State of the Stock Market Analysis for the Week Ending on September 23rd, 2018 The Stock Market Recovers From Last Week 9-23-18)
Judging by the headlines concerning the escalating U.S.-China trade war, the “Treasury-massacre,” and the Syrian War, it should have been a disastrous week for stocks. But on the contrary, the Dow and S&P 500 surged to new all-time highs. The Dow Jones Industrial Average did so for the first time since January, and despite the mixed performance of the major indices, equities had another encouraging week. The weakness in the market-leading tech giants weighed on the Nasdaq, as it closed the week slightly in the red, together with the Russell 2000. Since the tech benchmark has been leading the bull market for years, traders think that a short breather is healthy, but the small-cap weakness is something to monitor in the coming weeks.
Economic numbers were few and far between last week, and although there were both positive and negative surprises, investors’ reactions were clearly bullish. Treasury yields surged higher across the curve, hitting multi-year highs, with investors still believing in the economic boom. The housing market, which has been struggling in recent months due to rising interest rates, showed some encouraging signs, with the NAHB Housing Index and housing starts both beating expectations, even though building permits and existing home sales disappointed again. The Philly Fed Index rebounded after a weaker month, as manufacturing continues to impress, despite the trade-related fears, which propelled the Dow and the whole industrial sector higher.
The technical picture reflects the divergence of the recent weeks, with the Nasdaq still being the closest to its rising 50-day moving average, while the Dow and the S&P 500 are well above their short-term indicators. The long-term trend is not in question on Wall Street, since all three benchmarks are far from their rising 200-day moving averages. The Russell 2000 touched its short-term moving average last week, but despite its relative weakness, the small-cap index bounced from this key average, while steering clear of its rising 200-day moving average. The Volatility Index (VIX) hit its lowest level since early August on Friday, closing the week near 11.5. And although the index usually ticks higher before the Fed’s rate decisions, the current level seems very promising for bulls.
Market internals are still not confirming the new highs in the major indices, with several reliable measures showing negative divergences as a result of the weakness in small-caps and the tech sector. The Advance/Decline line edged higher again last week, but it still didn’t hit its record high, even as advancing issues outnumbered declining stocks by a 5-to-1 ratio on the NYSE, and by a 3-to-1 ratio on the Nasdaq. The number of new 52-week highs declined surprisingly on both exchanges, falling to 86 on the NYSE and 83 on the Nasdaq. The number of new lows edged lower too, falling to 96 on the NYSE and 78 on the Nasdaq. On a positive note, the percentage of stocks above their 200-day moving averages rose for the second week in a row, closing near 53% on Friday.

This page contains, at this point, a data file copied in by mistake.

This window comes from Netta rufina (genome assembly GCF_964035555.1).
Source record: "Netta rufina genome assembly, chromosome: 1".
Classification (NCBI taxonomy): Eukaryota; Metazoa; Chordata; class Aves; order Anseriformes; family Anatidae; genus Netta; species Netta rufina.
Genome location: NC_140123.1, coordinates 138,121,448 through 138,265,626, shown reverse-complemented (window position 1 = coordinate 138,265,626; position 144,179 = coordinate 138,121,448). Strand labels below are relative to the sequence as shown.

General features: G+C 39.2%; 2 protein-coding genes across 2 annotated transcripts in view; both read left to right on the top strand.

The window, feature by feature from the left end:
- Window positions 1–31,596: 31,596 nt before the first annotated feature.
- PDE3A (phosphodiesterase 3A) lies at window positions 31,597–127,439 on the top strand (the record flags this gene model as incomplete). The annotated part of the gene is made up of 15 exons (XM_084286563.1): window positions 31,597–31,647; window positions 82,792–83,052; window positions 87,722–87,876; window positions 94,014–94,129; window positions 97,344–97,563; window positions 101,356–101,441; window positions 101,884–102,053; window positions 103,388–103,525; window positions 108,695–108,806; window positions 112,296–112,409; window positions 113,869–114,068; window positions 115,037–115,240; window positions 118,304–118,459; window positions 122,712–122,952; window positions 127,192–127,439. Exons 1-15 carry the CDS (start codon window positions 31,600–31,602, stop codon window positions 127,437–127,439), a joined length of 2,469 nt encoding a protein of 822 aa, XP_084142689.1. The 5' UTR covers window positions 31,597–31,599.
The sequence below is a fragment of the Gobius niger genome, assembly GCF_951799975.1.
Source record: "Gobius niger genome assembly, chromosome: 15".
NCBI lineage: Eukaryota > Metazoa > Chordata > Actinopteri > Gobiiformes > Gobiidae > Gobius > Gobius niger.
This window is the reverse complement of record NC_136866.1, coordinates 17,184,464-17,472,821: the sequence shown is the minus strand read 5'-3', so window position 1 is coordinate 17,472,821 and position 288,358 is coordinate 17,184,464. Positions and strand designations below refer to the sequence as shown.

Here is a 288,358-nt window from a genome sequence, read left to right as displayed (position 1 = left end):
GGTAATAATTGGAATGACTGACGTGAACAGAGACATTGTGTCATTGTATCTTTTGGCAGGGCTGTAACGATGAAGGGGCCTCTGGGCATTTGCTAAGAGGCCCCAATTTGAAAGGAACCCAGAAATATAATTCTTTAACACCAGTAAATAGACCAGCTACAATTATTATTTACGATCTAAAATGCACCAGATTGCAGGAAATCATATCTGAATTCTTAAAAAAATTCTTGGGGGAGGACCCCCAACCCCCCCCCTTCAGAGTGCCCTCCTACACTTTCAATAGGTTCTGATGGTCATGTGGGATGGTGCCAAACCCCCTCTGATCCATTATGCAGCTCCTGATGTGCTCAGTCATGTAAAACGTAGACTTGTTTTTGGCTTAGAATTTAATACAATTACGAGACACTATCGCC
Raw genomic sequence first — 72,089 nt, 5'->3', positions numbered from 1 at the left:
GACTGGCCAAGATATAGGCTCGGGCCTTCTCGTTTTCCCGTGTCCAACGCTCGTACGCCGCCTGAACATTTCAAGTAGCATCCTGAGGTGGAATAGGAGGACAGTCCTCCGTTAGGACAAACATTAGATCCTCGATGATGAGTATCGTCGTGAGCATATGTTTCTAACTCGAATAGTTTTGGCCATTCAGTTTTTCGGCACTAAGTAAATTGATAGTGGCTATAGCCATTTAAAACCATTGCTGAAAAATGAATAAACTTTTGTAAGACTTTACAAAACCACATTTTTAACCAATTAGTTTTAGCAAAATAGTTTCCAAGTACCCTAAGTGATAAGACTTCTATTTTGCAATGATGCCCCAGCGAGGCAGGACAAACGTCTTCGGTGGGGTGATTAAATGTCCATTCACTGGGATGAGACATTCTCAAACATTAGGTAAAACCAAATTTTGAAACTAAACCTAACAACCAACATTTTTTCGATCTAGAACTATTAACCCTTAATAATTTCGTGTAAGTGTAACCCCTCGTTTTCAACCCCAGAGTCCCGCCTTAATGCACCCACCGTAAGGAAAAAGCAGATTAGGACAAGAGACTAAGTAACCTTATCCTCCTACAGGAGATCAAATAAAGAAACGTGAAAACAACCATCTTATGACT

The most-shorted issues benefited from the improving investor sentiment again, outperforming the broader market last week, as the new all-time highs in the major indices spooked shorts. Camping World (CWH) might be forming an important bottom following nearly a year of steep losses, and after last week’s rally, shorts could be starting to feel the heat, given the stock’s short interest of 34%. Ubiquiti Networks (UBNT) also has a short interest of 31%, and since the stock broke out to new highs this month, a major bull run could be ahead. The short squeeze continued for another week in Snap-on (SNA), with another new all-time high in the stock as well, and with its days-to-cover (DTC) ratio still at 12, bears will likely have a hard time exiting their positions.
It will be a very busy week regarding economic releases following last week’s relatively calm action, and although the Fed’s rate decision will be the most important event on Wednesday, the week won’t end there. The durable goods report and the final GDP print will come out on Thursday. Additionally, the PCE Price Index, personal spending number, and the Chicago PMI are scheduled for Friday, while the CB Consumer Confidence will be released before the Fed on Tuesday. The third rate hike of the year seems to be all but guaranteed thanks to the uptick in inflation, and robust economic growth. However, the Central Bank’s guidance could provide surprises, and especially following the recent surge in Treasury yields. A cautious Fed could cause turmoil across asset classes. Stay tuned for a crucial week!
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